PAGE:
INDIANAPOLIS -- A.J. Price knew he made a mistake as soon as he hit the ground.
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Price got out on a fast break and attempted to step past a defender. But when another player hit him from the side, Price went down in pain. The result was a fractured left patella, an injury that brought with it a recovery period of four to six months.
Price admits he shouldn't even have been playing in the game. It wasn't fair to the Pacers, and it wasn't fair to his family.
Price, a second-round pick in 2009 (52nd overall), suddenly faced the possibility of being cut and left with nothing.
"Doubt immediately set in my mind," said Price, whose contract would have been non-guaranteed if he had been waived before Aug. 1. "It was so devastating when it first happened. For the first day or two after it happened, I was really upset."
Price had been here before.
The former Amityville High School and University of Connecticut star missed his first year of college basketball when doctors found an abnormal blood vessel in his brain that caused massive bleeding. Had Price waited a day or two longer before going to the hospital, doctors said he might have died.
Given that he already had overcome such a huge obstacle -- Price had to relearn how to walk after the surgery -- he was confident he could come back from the knee injury.
"My family told me, 'Look at what you've bounced back from before,' " Price said. "They told me everything happens for a reason.
"I wasn't afraid of getting cut, and I don't mean that in a cocky way at all. I don't think you can be here and be afraid of being cut because this league is so demanding."
But even when Price, 24, finally was healthy, he couldn't find his way onto the court. The 6-2, 181-pound point guard didn't fit into Pacers coach Jim O'Brien's system. He played in only three of the first 21 games this season.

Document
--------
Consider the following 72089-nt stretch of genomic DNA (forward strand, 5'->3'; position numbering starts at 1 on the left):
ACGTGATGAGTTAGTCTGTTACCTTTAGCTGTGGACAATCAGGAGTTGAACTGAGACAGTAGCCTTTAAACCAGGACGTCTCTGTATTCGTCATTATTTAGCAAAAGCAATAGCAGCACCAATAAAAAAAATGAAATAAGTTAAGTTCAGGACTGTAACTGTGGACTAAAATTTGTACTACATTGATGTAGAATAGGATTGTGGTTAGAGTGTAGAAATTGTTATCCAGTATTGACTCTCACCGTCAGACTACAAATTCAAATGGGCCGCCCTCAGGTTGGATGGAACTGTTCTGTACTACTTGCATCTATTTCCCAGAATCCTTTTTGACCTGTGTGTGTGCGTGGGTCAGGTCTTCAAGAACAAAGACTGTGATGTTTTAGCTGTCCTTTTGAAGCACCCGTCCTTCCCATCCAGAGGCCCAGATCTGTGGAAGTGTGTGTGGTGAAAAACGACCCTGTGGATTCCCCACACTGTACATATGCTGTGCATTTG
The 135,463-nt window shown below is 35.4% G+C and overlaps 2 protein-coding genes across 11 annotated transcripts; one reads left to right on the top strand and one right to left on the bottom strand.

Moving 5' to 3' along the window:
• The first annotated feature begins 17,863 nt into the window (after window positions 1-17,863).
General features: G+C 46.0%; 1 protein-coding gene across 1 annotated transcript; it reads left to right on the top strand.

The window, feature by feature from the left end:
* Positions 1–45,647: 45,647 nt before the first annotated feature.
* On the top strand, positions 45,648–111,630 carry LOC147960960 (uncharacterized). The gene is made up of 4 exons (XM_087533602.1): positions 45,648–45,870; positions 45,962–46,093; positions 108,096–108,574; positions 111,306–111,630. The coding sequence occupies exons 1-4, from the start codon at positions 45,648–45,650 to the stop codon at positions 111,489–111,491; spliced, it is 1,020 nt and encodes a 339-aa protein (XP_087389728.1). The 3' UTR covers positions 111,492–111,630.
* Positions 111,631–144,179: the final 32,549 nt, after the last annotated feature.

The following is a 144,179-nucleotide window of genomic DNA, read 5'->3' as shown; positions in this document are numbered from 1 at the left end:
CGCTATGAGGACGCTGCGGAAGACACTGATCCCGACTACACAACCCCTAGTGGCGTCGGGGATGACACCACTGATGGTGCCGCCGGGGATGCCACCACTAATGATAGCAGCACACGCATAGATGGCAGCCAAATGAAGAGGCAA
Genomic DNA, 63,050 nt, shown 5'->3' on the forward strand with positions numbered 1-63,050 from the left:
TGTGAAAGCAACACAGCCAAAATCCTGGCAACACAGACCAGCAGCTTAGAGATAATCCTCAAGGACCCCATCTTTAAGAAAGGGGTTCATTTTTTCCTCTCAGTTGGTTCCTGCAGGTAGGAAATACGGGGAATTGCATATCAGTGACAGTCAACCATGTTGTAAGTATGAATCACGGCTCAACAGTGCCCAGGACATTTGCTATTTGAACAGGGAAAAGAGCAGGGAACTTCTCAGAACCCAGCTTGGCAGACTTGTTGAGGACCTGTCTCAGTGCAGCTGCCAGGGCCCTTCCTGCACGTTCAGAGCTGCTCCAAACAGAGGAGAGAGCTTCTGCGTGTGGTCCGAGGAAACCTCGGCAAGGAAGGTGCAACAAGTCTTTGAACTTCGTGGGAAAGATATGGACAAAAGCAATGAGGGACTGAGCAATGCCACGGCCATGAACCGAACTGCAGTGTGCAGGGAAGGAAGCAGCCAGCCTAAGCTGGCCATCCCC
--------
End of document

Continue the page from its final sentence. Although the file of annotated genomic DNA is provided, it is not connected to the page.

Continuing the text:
But when Frank Vogel took over for O'Brien on Jan. 30, Price's role changed. Vogel went with a longer rotation and Price joined the second unit -- the self-titled Goon Squad for the way its members do the dirty work -- and began to get consistent minutes.
"He's developed a lot since he got here, and I think that has a lot to do with his mental toughness," said Pacers forward Josh McRoberts, also a former second-round pick. "If anybody was going to make it through all this, my money would be on him. He's a tough guy, and he brings that toughness with him on the floor."
Even though Price said his knee still is only about 90 percent healthy, he has flourished in his expanded role. He has scored in double figures five times this season, three since the coaching change, including an 18-point outburst against the Phoenix Suns on Feb. 27. Price hit four of his six three-point attempts in that game and had five rebounds in 25 minutes.
Vogel went with Price instead of starter Darren Collison for the final 20 minutes against the Suns.
"A.J. is good enough to be a starter in this league," Vogel told reporters after the game. "He gave us a lift and I'll always stay with a guy who's red-hot."
Price said he doesn't feel as though he needs to be a starter, but he's working to become one. Part of that includes watching Knicks guard Chauncey Billups, a player after whom Price has always tried to model his game.
If Billups can return from his thigh bruise after missing six straight games, Price likely will go head-to-head with him when the Pacers play the Knicks Sunday night at Madison Square Garden. It figures to be a unique experience for a kid who grew up cheering for "all things New York."
"I loved the Allan Houston, Larry Johnson teams," said Price, who is averaging 6.6 points in 34 games this season after averaging 7.3 points in 56 games as a rookie last season. "They were so undermanned, undersized, not supposed to be there. They were underdogs, but they always found a way to get it done."
"Just being in this league itself is a blessing to me," he said. "That already made me feel like everything I went through was worth it. I've come full circle for a reason.
"To go home now and get a win at the Garden, that would just be extra special."